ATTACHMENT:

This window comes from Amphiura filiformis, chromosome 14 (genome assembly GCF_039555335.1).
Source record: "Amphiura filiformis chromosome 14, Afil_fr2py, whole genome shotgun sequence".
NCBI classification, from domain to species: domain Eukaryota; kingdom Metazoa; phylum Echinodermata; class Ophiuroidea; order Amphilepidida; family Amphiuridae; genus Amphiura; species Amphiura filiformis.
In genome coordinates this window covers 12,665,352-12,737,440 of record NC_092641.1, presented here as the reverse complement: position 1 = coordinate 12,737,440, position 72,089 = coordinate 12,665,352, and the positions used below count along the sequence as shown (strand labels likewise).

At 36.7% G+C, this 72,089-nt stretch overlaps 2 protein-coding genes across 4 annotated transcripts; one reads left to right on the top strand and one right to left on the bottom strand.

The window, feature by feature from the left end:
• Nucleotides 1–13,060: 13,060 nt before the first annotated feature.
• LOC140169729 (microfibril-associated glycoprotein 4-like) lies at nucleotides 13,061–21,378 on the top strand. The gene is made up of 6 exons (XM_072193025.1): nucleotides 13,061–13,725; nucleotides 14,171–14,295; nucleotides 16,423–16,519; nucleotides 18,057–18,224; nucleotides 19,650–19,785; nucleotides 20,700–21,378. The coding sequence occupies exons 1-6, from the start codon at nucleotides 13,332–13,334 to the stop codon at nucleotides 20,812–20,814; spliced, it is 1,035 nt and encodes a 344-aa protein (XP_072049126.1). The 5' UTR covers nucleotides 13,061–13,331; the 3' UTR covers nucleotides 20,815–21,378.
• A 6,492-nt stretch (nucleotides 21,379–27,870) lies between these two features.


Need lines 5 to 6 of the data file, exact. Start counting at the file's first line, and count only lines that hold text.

At 36.7% G+C, this 72,089-nt stretch overlaps 2 protein-coding genes across 4 annotated transcripts; one reads left to right on the top strand and one right to left on the bottom strand.

The window, feature by feature from the left end: